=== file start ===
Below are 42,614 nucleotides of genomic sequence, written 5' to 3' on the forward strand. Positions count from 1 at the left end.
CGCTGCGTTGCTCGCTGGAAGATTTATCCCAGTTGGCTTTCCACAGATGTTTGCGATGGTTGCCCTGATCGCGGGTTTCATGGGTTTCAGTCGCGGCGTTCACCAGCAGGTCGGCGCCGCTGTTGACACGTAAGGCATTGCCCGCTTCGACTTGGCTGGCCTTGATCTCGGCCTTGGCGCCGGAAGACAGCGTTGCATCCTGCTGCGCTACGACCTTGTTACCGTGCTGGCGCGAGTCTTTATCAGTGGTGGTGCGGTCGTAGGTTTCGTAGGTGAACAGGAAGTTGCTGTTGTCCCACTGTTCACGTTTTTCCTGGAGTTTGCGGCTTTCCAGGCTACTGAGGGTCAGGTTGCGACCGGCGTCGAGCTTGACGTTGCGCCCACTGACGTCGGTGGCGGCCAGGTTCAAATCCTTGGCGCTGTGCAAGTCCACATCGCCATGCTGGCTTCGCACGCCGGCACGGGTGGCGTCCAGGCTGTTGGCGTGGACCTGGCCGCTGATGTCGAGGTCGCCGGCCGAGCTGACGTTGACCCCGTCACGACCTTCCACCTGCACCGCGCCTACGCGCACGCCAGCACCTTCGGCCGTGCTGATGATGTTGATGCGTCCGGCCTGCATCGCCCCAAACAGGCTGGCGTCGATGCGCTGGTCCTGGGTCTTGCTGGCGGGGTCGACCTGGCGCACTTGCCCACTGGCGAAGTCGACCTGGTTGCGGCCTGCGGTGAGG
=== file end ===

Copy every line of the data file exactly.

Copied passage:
Below are 42,614 nucleotides of genomic sequence, written 5' to 3' on the forward strand. Positions count from 1 at the left end.
CGCTGCGTTGCTCGCTGGAAGATTTATCCCAGTTGGCTTTCCACAGATGTTTGCGATGGTTGCCCTGATCGCGGGTTTCATGGGTTTCAGTCGCGGCGTTCACCAGCAGGTCGGCGCCGCTGTTGACACGTAAGGCATTGCCCGCTTCGACTTGGCTGGCCTTGATCTCGGCCTTGGCGCCGGAAGACAGCGTTGCATCCTGCTGCGCTACGACCTTGTTACCGTGCTGGCGCGAGTCTTTATCAGTGGTGGTGCGGTCGTAGGTTTCGTAGGTGAACAGGAAGTTGCTGTTGTCCCACTGTTCACGTTTTTCCTGGAGTTTGCGGCTTTCCAGGCTACTGAGGGTCAGGTTGCGACCGGCGTCGAGCTTGACGTTGCGCCCACTGACGTCGGTGGCGGCCAGGTTCAAATCCTTGGCGCTGTGCAAGTCCACATCGCCATGCTGGCTTCGCACGCCGGCACGGGTGGCGTCCAGGCTGTTGGCGTGGACCTGGCCGCTGATGTCGAGGTCGCCGGCCGAGCTGACGTTGACCCCGTCACGACCTTCCACCTGCACCGCGCCTACGCGCACGCCAGCACCTTCGGCCGTGCTGATGATGTTGATGCGTCCGGCCTGCATCGCCCCAAACAGGCTGGCGTCGATGCGCTGGTCCTGGGTCTTGCTGGCGGGGTCGACCTGGCGCACTTGCCCACTGGCGAAGTCGACCTGGTTGCGGCCTGCGGTGAGG